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The first newspaper in the country was started in 1780 by the British and was known as Hicky's Bengal Gazette.

  1. From a little over 200 dailies published in the post-independence India, to over 100,000 registered newspapers and periodicals as of 2015, the print media in India has matured to its full capacity.
  2. Indian newspapers are primarily made from recycled newsprint, while also being aided by government subsidies. This makes newspapers in the country far more affordable when compared to other parts of the world.
  3. Print is still the second-largest advertising medium in India but is likely to be overtaken by digital in 2021.
  4. Print is the only industry, which has a wage board and the Government decides how much the employees should be paid. This being the only industry where market forces don't decide salaries, the Government has a responsibility towards the industry
  5. The country's most widely circulated newspaper, Dainik Jagran.


  1. As the younger population is increasingly embracing news on their screens, it cannot be denied that some of the print sectors have taken a hit in the country compared to its growth trajectory from a few years ago. Moving on, the challenge for India's newsprint industry is to be able to retain their audiences through digital platforms, while still maintaining enough advertising and subscription revenue to continue the print editions.
  2. The Indian newspapers are going through tremendous technology transformation and are adapting methods and means to fight electronic media in the matter of news presentation and physical deliverance of the newspaper each day to the reader.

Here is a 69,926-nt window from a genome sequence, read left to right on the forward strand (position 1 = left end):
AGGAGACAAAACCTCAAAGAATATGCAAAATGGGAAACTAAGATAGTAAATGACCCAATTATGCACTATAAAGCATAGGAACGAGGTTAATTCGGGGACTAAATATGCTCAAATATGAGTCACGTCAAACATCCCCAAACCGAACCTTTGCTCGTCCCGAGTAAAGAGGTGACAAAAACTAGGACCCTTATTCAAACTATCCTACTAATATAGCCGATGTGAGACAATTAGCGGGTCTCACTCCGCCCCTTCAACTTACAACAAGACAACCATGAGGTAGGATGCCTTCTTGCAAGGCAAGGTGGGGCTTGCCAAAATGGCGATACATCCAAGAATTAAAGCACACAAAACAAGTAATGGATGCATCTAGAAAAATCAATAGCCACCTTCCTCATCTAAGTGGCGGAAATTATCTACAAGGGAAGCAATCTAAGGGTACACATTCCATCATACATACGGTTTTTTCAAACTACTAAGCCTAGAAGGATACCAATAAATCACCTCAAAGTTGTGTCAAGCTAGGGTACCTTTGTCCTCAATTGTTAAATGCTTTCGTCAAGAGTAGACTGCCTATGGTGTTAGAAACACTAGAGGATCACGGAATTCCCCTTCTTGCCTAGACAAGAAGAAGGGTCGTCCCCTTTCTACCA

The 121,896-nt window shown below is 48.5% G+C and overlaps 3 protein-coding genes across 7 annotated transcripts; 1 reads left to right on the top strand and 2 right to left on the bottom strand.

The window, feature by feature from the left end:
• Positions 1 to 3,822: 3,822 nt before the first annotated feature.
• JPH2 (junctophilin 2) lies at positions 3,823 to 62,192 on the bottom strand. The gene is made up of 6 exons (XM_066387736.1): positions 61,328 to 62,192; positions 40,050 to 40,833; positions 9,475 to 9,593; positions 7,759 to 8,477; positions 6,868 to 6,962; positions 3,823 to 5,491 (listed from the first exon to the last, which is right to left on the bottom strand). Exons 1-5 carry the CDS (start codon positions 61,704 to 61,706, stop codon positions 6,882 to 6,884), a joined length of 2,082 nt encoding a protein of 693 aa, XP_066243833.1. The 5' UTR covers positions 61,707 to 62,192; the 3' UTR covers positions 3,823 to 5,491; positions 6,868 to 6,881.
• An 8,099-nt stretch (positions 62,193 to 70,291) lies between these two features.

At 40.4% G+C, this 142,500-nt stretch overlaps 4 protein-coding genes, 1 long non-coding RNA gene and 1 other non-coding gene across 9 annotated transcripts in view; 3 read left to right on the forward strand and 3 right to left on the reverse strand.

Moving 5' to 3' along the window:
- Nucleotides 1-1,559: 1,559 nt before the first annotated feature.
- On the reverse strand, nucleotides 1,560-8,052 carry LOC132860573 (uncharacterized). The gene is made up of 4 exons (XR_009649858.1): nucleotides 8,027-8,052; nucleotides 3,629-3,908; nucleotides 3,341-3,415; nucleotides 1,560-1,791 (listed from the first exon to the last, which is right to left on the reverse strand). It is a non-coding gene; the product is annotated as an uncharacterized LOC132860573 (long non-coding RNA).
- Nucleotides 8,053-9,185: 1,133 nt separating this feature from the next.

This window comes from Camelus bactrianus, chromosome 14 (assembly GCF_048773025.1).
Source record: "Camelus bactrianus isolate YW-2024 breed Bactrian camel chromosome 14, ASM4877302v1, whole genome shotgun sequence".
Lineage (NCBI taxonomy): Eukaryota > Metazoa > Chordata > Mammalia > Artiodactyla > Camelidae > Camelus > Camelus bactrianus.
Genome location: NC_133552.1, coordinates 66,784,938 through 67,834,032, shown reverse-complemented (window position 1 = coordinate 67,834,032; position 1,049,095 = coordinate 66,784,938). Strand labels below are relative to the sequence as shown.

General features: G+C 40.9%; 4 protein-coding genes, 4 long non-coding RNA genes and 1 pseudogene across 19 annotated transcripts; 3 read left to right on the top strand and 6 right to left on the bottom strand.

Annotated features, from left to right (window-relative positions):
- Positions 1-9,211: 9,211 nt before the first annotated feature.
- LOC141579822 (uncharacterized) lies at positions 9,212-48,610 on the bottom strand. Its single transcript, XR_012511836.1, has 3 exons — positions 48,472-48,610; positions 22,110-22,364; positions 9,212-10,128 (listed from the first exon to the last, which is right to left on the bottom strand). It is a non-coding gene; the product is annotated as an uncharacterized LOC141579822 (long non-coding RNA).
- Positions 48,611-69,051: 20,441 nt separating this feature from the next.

3. Increases in newsprint prices, the depreciation of the rupee, and the government's new customs duty on newsprint all add more pressure.
  4. Coming to digital news, this industry is an even more extreme version of print newspapers and news channels. Here, the reader doesn't pay anything at all. The organization is solely dependant on ads. Distributors like Facebook and Google take most of the ad revenue and a very small fraction is left for the organization.
COVID 19: Impact on newspaper industry


  1. According to the Indian Readership Survey (IRS), the overall readership of newspapers had grown from 407 million readers in 2017 to 425 million readers at the end of the first quarter of 2019.
  2. According to the data available, more than half of the world's adult literate population reads a newspaper — more than 2.5-billion in print and more than 600-million in digital form, which happens to be more than the global users of internet.